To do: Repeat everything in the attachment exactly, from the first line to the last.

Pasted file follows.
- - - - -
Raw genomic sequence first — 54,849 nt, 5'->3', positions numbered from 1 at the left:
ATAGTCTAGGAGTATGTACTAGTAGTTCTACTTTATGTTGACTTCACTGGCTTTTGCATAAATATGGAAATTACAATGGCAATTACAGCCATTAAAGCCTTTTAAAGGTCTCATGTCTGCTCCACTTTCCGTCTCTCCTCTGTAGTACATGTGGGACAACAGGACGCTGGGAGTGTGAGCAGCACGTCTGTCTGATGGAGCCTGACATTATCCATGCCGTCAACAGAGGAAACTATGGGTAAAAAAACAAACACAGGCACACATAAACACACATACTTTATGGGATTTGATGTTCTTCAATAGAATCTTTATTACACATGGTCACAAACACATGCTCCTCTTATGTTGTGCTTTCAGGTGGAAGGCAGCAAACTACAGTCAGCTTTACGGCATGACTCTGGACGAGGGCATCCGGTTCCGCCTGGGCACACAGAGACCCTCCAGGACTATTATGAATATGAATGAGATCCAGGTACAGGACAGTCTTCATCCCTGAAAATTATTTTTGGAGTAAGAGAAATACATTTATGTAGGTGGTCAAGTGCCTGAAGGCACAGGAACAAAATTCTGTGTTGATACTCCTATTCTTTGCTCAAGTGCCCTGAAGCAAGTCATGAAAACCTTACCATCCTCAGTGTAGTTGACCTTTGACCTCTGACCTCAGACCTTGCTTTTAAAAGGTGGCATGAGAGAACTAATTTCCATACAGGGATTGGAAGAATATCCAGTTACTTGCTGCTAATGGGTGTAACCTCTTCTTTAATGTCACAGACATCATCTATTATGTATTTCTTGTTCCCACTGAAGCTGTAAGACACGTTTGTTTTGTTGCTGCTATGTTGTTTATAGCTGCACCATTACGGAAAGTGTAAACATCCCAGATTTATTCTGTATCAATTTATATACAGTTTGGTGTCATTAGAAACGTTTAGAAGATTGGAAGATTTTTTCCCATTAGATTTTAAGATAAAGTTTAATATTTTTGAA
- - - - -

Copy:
Raw genomic sequence first — 54,849 nt, 5'->3', positions numbered from 1 at the left:
ATAGTCTAGGAGTATGTACTAGTAGTTCTACTTTATGTTGACTTCACTGGCTTTTGCATAAATATGGAAATTACAATGGCAATTACAGCCATTAAAGCCTTTTAAAGGTCTCATGTCTGCTCCACTTTCCGTCTCTCCTCTGTAGTACATGTGGGACAACAGGACGCTGGGAGTGTGAGCAGCACGTCTGTCTGATGGAGCCTGACATTATCCATGCCGTCAACAGAGGAAACTATGGGTAAAAAAACAAACACAGGCACACATAAACACACATACTTTATGGGATTTGATGTTCTTCAATAGAATCTTTATTACACATGGTCACAAACACATGCTCCTCTTATGTTGTGCTTTCAGGTGGAAGGCAGCAAACTACAGTCAGCTTTACGGCATGACTCTGGACGAGGGCATCCGGTTCCGCCTGGGCACACAGAGACCCTCCAGGACTATTATGAATATGAATGAGATCCAGGTACAGGACAGTCTTCATCCCTGAAAATTATTTTTGGAGTAAGAGAAATACATTTATGTAGGTGGTCAAGTGCCTGAAGGCACAGGAACAAAATTCTGTGTTGATACTCCTATTCTTTGCTCAAGTGCCCTGAAGCAAGTCATGAAAACCTTACCATCCTCAGTGTAGTTGACCTTTGACCTCTGACCTCAGACCTTGCTTTTAAAAGGTGGCATGAGAGAACTAATTTCCATACAGGGATTGGAAGAATATCCAGTTACTTGCTGCTAATGGGTGTAACCTCTTCTTTAATGTCACAGACATCATCTATTATGTATTTCTTGTTCCCACTGAAGCTGTAAGACACGTTTGTTTTGTTGCTGCTATGTTGTTTATAGCTGCACCATTACGGAAAGTGTAAACATCCCAGATTTATTCTGTATCAATTTATATACAGTTTGGTGTCATTAGAAACGTTTAGAAGATTGGAAGATTTTTTCCCATTAGATTTTAAGATAAAGTTTAATATTTTTGAA